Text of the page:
(I write this primarily for my fellow Anglicans who put much emphasis upon the offering of “Praise Songs” to God in their worship, which is usually Eucharistic.)
The canticle known as Te Deum Laudamus, unlike any other of the traditional, daily canticles of Morning and Evening Prayer, is not found in the Bible or the Apocrypha.
There was a time when most Anglicans in the West were familiar with it and knew it off by heart in part or total— “We praise thee, O God; we acknowledge thee to be the Lord…” This familiarity was because they had either sung it, or heard it sung, at Matins often throughout their lives.
Regrettably with the virtual disappearance in modern times of Sung Matins, as well as the arrival of the minimal usage of Daily Morning Prayer, too few people know this wonderful canticle. And where they do know it in a modern version it is often one that is unacceptable in style and devotion as be totally non-memorable. One hesitates to cite the worst example which begins: “You are God and we praise you…” (as though God needed us to help him discover his identity)!
The canticle comes from the fifth century and from within the distinct ethos of Trinitarian worship in the Church in the West—that which is captured also in The Nicene Creed and The Athanasian Creed (or Quincuque Vult). Regrettably, the ancient legend, that it was composed at the occasion of Augustine’s baptism in a poetic dialogue between Augustine and Bishop Ambrose, each one contributing one line as they proceeded, though most attractive, is not true.
Te Deum Laudamus falls naturally into three parts:
(1) A hymn to the Holy Trinity, which recalls the praise of God by his heavenly hosts in their unceasing Sanctus (Isaiah 6:3) and the praise of God by the Church and its saints in a doxology to the Father, the Son and the Holy Spirit.
(2) A hymn to Christ, recalling the teaching of the Creed, and ending in a prayer his help help.
(3) A series of suffrages taken in the main from the Psalter.
It is generally agreed that the third part was not originally part of the Canticle but was added at a later point of time. Thus it can stand apart as a humble petition address to the Father through the Son and with the Holy Spirit.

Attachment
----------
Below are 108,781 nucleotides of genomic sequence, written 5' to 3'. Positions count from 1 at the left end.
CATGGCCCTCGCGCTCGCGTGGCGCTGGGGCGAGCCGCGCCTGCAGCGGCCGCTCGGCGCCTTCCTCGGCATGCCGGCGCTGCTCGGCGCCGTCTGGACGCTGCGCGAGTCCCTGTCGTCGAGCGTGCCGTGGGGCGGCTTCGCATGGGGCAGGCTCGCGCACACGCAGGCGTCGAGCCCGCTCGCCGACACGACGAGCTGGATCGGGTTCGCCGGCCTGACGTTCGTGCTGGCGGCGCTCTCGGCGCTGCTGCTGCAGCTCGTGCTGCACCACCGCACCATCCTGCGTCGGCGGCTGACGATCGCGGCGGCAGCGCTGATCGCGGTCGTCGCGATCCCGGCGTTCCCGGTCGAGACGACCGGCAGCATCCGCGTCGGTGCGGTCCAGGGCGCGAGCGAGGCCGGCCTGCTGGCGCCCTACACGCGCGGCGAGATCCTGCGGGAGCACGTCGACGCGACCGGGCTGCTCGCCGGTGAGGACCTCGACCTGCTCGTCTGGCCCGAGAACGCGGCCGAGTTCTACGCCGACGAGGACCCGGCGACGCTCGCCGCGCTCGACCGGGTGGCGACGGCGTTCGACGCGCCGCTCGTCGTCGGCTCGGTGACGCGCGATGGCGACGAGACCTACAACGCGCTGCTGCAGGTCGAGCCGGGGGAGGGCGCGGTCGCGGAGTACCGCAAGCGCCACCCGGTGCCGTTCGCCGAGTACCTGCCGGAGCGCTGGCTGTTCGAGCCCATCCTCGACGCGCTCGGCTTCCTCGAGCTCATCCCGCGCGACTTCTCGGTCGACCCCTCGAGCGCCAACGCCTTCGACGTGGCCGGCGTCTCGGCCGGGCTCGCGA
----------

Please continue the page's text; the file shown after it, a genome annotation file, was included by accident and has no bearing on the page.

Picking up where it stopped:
The Latin original has a bold opening placing “Te [Thee]” first in order: “Thee as God we praise; Thee as Lord we acknowledge.” And this same word order and emphasis are found later—“Thee the glorious company of the apostles praise: Thee the goodly fellowship of the prophets praise; Thee the noble army of martyrs praise.” This particular Latin style uplifts, magnifies and glorifies God as unique, transcendent, infinite and eternal in his divine Being, alone worthy to worshipped and adored by heavenly and earthly creatures. It is not really possible to bring this style through in translation and it is probably not wise to try.
The translation in the traditional Book of Common Prayer from the sixteenth century is the one most widely known and used, not least because it has been set to music by a variety of top-classic composers, both for use in the Liturgy and as a stand-alone offering to the LORD. Finding a satisfactory contemporary English language translation is most difficult! Here is a simple rendering for those used to “contemporary language in worship” of the two essential parts of Te Deum in which the Deity is addressed in the modern second person form as “You.”
We praise you O God, we acknowledge you to be the Lord;
All the earth now worships you, the Father everlasting.
To you all angels cry aloud, the heavens and all the powers therein;
To you cherubim and seraphim continually do cry:
Holy, holy, holy; Lord God of hosts.
Heaven and earth are full of the majesty of your glory.
The glorious company of the apostles praise you,
The goodly fellowship of the prophets praise you,
The noble army of martyrs praise you,
The holy Church throughout all the world acknowledges you:
The Father of an infinite majesty,
Your adorable, true, and only Son,
Also the Holy Spirit, the Counselor.
You are the King of glory, O Christ.
You are the everlasting Son of the Father.
When you took to yourself flesh to deliver man, you humbled yourself to be born of a virgin.
When you had overcome the sharpness of death, you opened the kingdom of heaven to all believers.
You sit at the right hand of God in the glory of the Father.
We believe that you will come to be our Judge.
We therefore pray you help your servants, whom you have redeemed with your precious blood.
Make them to be numbered with your saints in glory everlasting.
The Use today
Here we return to the use of Praise Songs! I suggest that worship leaders and composers in the local congregation take time (a) to study and meditate upon this great canticle; (b) listen to some of the classic settings for it (via 1940 Hymnal etc.), and then (c) compose suitable music to accompany the words and to lift the soul in adoration to the Holy Trinity. (It may be wise to leave out the drum for this music that seeks to uplift the whole person in the Spirit to the Father in the Son.)
I am not suggesting that Matins and its use there be forgotten! It is too good not to use and so if it is not sung in Matins let it be song in the Praise Songs in and around the Eucharistic Service on Sunday mornings.
The Revd Dr Peter Toon, firstname.lastname@example.org www.pbsusa.org March 5 2008